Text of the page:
With $10.65 million in support from the U.S. Department of Energy (DOE), a new Energy Frontier Research Center based at Michigan State University (MSU) has been established. Led by Cheryl Kerfeld, whose lab operates at MSU and Lawrence Berkeley National Lab, the Center for Catalysis in Biomimetic Confinement (CCBC) will explore how nature compartmentalizes some of its most important biochemical reactions.
“We’ll be taking not only the principles—like modularity and hierarchical assembly—but also some of the building materials that nature uses to compartmentalize reactions that would otherwise be toxic or inefficient,” said Kerfeld, who is also an affiliate faculty scientist in the Environmental Genomics and Systems Biology (EGSB) Division at Berkeley Lab. “If we’re successful, even partially, we can help address global challenges related to energy and the environment.”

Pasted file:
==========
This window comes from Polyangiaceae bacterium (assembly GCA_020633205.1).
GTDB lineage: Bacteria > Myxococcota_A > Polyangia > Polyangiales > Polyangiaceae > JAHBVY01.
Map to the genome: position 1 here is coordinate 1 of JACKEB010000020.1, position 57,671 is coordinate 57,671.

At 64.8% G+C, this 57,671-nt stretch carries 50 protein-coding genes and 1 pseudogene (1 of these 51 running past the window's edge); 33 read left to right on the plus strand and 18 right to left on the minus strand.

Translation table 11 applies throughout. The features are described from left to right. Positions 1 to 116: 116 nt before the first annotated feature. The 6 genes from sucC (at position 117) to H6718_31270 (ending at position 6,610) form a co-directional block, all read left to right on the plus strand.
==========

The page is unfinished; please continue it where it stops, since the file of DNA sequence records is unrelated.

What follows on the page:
The natural processes and materials that the CCBC team is looking to mimic are found in what are known as bacterial microcompartments. Kerfeld and her colleagues have been instrumental in revealing the form and function of these tiny polyhedral capsules first observed in bacteria over 60 years ago. The microcompartments house specific biochemical functions in an insulated environment, by means of protein shells that encapsulate enzymes. By packaging enzymes into a compartment, bacteria can accumulate and concentrate reactants used by the catalysts, making biochemical reactions more efficient.
“What’s so promising is that different bacteria use essentially the same principles and building blocks to assemble architecturally similar shells but functionalize their interiors differently with a range of diverse enzymes,” Kerfeld explained. “This suggests we can use this same basic building block set to construct prefab nanofactory shells and then customize their production by installing the catalytic machinery of our choice.”
The CCBC assembles a group of experts from MSU, Berkeley Lab, and Argonne National Laboratory. Markus Sutter, a senior research associate in the Kerfeld lab, which operates at MSU and Berkeley Lab, is part of the team, as are Corie Ralston and Paul Ashby, both staff scientists at Berkeley Lab’s Molecular Foundry.